Step 2: Citizenship Application Fees

The application fees for Canadian citizenship vary depending on your age:

  • Adult (18 and Over): This fee typically includes a processing fee and a right of citizenship fee.
  • Minor (Under 18): The fee for minors is generally lower than the adult fee.

Application fees must be paid online through a secure government website. You are advised to wait until you are ready to submit your application before paying the fees.

You must print a copy of your payment receipt and include it with your completed application package. If you are submitting applications for several individuals simultaneously, you can choose to pay the fees all together (one receipt) or pay for each application separately (multiple receipts).

Step 3: Submit Your Canadian Citizenship Application

You must send the completed application form along with all required documents in the application package by mail or courier. Before sending it, remember that you must qualify for Canadian citizenship the day before you sign the application.

Here are some tips for your Canadian Citizenship application.


Will I Qualify for Canadian Citizenship if I Marry a Canadian?

No. Marrying a Canadian does not make you a Canadian citizen. To become one, you must do the same things as everyone else. There is no special process for spouses of Canadians.

You must meet some rules to apply for citizenship. You must have been in Canada for at least 1,095 days in the five years before you apply. This will include time as a permanent resident, temporary resident, or protected person. If you don't live in Canada or are not a permanent resident, your Canadian spouse can help you become one. But this does not automatically make you a citizen.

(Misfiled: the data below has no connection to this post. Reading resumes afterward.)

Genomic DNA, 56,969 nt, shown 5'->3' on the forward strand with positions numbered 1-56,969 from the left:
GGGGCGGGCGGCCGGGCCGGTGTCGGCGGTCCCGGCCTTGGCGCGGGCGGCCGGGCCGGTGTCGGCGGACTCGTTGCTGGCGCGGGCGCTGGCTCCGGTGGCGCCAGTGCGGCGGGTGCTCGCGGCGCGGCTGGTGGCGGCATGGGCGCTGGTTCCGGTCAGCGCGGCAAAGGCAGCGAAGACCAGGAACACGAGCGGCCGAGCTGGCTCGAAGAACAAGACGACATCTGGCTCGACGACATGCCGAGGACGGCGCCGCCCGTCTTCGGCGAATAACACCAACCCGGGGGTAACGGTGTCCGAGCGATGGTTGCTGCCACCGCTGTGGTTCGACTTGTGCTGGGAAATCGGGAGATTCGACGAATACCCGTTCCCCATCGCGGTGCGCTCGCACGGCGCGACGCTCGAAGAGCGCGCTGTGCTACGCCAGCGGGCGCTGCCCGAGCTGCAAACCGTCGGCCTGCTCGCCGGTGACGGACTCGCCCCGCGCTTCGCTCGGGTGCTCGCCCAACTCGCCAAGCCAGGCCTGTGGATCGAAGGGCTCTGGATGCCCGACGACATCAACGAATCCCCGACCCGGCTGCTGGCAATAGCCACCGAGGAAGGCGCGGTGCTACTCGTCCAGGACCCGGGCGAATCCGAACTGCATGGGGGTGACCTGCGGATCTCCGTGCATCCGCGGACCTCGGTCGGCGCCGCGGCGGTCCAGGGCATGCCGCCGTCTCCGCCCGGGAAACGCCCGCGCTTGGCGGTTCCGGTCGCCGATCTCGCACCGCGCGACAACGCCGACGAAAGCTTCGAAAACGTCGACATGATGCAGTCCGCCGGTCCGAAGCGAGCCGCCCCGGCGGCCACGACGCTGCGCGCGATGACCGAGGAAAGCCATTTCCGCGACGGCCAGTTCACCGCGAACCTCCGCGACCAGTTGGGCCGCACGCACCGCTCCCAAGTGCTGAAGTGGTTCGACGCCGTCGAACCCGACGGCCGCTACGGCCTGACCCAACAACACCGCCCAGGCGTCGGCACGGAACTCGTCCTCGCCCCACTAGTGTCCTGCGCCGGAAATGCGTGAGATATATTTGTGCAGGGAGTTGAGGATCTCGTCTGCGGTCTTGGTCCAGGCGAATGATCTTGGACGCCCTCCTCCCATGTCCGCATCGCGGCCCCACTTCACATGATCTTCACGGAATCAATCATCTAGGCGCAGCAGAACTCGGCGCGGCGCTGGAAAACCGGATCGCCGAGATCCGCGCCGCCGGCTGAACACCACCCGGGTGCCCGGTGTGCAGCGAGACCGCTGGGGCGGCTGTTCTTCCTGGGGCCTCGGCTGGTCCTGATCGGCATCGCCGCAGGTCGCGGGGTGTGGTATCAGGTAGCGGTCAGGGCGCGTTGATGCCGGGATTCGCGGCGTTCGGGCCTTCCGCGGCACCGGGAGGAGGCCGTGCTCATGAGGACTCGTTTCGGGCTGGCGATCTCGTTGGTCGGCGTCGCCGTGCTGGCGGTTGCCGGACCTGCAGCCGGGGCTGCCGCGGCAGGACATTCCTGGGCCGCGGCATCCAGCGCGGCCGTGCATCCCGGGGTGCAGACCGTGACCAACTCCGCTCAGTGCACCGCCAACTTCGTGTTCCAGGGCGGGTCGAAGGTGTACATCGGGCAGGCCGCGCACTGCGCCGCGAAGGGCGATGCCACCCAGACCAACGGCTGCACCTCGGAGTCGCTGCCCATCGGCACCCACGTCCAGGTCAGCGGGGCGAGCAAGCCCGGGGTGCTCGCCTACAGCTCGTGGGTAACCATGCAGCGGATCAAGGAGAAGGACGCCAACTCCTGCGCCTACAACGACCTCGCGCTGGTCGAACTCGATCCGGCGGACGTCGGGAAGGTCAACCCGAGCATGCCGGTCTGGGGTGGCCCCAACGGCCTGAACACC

Once you are a permanent resident and have been in Canada long enough, you can apply for citizenship if you meet all the requirements.

I have Citizenship From Another Country. Can I Keep it When I Gain Canadian Citizenship?

Canada welcomes dual citizenship, meaning you can be a Canadian citizen and hold citizenship from another country.

Note that while Canada embraces dual citizenship, other countries may have different policies. Some nations might require you to renounce your existing citizenship if you become a citizen of theirs.

To confirm whether your other country of citizenship allows dual citizenship with Canada, contact their consulate or embassy. They can provide you with clear and up-to-date information.